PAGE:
The requirement of large amounts of the recombinant human bone morphogenetic protein-2 (BMP-2) produces a huge translational barrier for its routine clinical use due to high cost. This leads to an urgent need to develop alternative methods to lower costs and/or increase efficacies for using BMP-2. In this study, we describe the development and optimization of a cell-based assay that is sensitive, reproducible, and reliable in identifying reagents that potentiate the effects of BMP-2 in inducing transdifferentiation of C2C12 myoblasts into the osteoblastic phenotype. The assay is based on a BMP-responsive Smad1-driven luciferase reporter gene. LIM mineralization protein-1 (LMP-1) is a novel intracellular LIM domain protein that has been shown by our group to enhance cellular responsiveness to BMP-2. Our previous report elucidated that the binding of LMP-1 with the WW2 domain in Smad ubiquitin regulatory factor-1 (Smurf1) rescues the osteogenic Smads from degradation. Here, using the optimized cell-based assay, we first evaluated the activity of the recombinantly prepared proteins, LMP-1, and its mutant (LMP-1ΔSmurf1) that lacks the Smurf1-WW2 domain-binding motif. Both the wild type and the mutant proteins were engineered to contain an 11-amino acid HIV-TAT protein derived membrane transduction domain to aid the cellular delivery of recombinant proteins. The cell-based reporter assay confirmed that LMP-1 potentiates the BMP-induced stimulation of C2C12 cells towards the osteoblastic phenotype. The potentiating effect of LMP-1 was significantly reduced when a specific-motif known to interact with Smurf1 was mutated. We validated the results obtained in the reporter assay by also monitoring the expression of mRNA for osteocalcin and alkaline phosphatase (ALP) which is widely accepted osteoblast differentiation marker genes. Finally, we provide further confirmation of our results by measuring the activity of alkaline phosphatase in support of the accuracy and reliability of our cell-based assay. Direct delivery of synthesized protein can be limited by high cost, instability or inadequate post-translational modifications. Thus, there would be a clear benefit for a low cost, cell penetrable chemical compound. We successfully used our gene expression-based assay to choose an active compound from a select group of compounds that were identified by computational screenings as the most likely candidates for mimicking the function of LMP-1. Among them, we selected SVAK-3, a compound that showed a dose-dependent potentiation of BMP-2 activity in inducing osteoblastic differentiation of C2C12 cells. We show that either the full length LMP-1 protein or its potential mimetic compound consistently exhibit similar potentiation of BMP-2 activity even when multiple markers of the osteoblastic phenotype were parallely monitored.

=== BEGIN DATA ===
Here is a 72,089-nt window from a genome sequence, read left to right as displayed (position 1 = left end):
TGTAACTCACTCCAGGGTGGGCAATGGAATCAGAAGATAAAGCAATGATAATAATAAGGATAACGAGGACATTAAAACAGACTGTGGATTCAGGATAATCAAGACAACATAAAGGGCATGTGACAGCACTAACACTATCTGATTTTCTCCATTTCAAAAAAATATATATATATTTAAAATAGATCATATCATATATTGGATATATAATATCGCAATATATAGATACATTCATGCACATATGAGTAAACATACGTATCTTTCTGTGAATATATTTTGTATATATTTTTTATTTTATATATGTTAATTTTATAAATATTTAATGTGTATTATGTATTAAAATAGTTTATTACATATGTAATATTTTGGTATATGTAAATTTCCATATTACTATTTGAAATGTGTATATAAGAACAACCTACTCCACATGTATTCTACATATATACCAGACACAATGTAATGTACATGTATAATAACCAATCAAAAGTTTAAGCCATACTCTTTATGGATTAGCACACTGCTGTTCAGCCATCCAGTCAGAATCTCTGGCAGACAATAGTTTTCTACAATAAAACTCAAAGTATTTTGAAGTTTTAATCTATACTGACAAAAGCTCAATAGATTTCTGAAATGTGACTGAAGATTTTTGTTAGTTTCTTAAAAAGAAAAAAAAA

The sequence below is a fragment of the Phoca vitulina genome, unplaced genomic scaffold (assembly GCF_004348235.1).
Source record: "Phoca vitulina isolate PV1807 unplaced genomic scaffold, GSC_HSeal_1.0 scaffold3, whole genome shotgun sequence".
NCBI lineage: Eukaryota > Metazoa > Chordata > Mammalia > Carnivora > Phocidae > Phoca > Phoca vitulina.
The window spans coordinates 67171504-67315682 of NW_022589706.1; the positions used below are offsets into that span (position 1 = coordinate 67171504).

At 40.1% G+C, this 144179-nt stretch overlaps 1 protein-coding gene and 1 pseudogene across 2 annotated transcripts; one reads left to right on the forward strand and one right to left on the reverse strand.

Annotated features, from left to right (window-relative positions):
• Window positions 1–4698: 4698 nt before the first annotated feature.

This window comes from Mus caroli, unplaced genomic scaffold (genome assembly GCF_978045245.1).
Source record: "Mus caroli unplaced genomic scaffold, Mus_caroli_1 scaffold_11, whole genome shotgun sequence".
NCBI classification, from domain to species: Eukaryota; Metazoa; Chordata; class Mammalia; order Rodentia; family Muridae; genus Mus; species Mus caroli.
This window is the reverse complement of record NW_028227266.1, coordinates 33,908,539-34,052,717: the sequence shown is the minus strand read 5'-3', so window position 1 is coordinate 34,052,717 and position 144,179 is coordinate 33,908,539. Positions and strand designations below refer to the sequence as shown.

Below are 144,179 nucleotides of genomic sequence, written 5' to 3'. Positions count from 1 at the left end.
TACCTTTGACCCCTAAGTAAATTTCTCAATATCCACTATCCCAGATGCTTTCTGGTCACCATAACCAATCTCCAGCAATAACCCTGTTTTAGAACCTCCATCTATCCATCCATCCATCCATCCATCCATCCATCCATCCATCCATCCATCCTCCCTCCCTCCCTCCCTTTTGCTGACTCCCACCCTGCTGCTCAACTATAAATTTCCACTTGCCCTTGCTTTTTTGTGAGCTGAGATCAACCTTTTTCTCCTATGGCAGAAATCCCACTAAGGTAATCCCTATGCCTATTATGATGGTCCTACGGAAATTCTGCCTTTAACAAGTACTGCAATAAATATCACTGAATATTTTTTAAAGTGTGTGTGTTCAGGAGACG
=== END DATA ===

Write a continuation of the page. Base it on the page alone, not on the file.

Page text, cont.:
PMCID: PMC2858640  PMID: 19862690
BMP-2; LMP-1; Smad; Smurf1; potentiation
4.  Defective function of GABA-containing synaptic vesicles in mice lacking the AP-3B clathrin adaptor 
The Journal of Cell Biology  2004;167(2):293-302.
AP-3 is a member of the adaptor protein (AP) complex family that regulates the vesicular transport of cargo proteins in the secretory and endocytic pathways. There are two isoforms of AP-3: the ubiquitously expressed AP-3A and the neuron-specific AP-3B. Although the physiological role of AP-3A has recently been elucidated, that of AP-3B remains unsolved. To address this question, we generated mice lacking μ3B, a subunit of AP-3B. μ3B−/− mice suffered from spontaneous epileptic seizures. Morphological abnormalities were observed at synapses in these mice. Biochemical studies demonstrated the impairment of γ-aminobutyric acid (GABA) release because of, at least in part, the reduction of vesicular GABA transporter in μ3B−/− mice. This facilitated the induction of long-term potentiation in the hippocampus and the abnormal propagation of neuronal excitability via the temporoammonic pathway. Thus, AP-3B plays a critical role in the normal formation and function of a subset of synaptic vesicles. This work adds a new aspect to the pathogenesis of epilepsy.
PMCID: PMC2172536  PMID: 15492041

Results 1-4 (4)